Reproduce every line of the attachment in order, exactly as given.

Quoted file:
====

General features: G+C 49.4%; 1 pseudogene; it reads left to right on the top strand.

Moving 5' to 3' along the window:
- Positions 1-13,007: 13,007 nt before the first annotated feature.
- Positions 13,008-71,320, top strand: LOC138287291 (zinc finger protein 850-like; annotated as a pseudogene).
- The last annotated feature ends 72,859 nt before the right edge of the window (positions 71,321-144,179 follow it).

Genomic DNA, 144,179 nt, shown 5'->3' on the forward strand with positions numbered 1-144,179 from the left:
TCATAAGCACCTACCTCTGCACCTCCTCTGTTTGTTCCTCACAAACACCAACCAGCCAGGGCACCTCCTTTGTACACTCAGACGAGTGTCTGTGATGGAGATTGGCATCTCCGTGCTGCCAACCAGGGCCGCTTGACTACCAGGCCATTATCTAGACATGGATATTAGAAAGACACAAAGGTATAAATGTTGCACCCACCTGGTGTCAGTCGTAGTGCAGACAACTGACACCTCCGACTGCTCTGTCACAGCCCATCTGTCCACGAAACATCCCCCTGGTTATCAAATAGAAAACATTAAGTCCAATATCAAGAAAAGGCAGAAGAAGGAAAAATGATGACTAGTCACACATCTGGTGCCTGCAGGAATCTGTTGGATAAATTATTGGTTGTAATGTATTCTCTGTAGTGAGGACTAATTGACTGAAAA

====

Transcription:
General features: G+C 49.4%; 1 pseudogene; it reads left to right on the top strand.

Moving 5' to 3' along the window:
- Positions 1-13,007: 13,007 nt before the first annotated feature.
- Positions 13,008-71,320, top strand: LOC138287291 (zinc finger protein 850-like; annotated as a pseudogene).
- The last annotated feature ends 72,859 nt before the right edge of the window (positions 71,321-144,179 follow it).

Genomic DNA, 144,179 nt, shown 5'->3' on the forward strand with positions numbered 1-144,179 from the left:
TCATAAGCACCTACCTCTGCACCTCCTCTGTTTGTTCCTCACAAACACCAACCAGCCAGGGCACCTCCTTTGTACACTCAGACGAGTGTCTGTGATGGAGATTGGCATCTCCGTGCTGCCAACCAGGGCCGCTTGACTACCAGGCCATTATCTAGACATGGATATTAGAAAGACACAAAGGTATAAATGTTGCACCCACCTGGTGTCAGTCGTAGTGCAGACAACTGACACCTCCGACTGCTCTGTCACAGCCCATCTGTCCACGAAACATCCCCCTGGTTATCAAATAGAAAACATTAAGTCCAATATCAAGAAAAGGCAGAAGAAGGAAAAATGATGACTAGTCACACATCTGGTGCCTGCAGGAATCTGTTGGATAAATTATTGGTTGTAATGTATTCTCTGTAGTGAGGACTAATTGACTGAAAA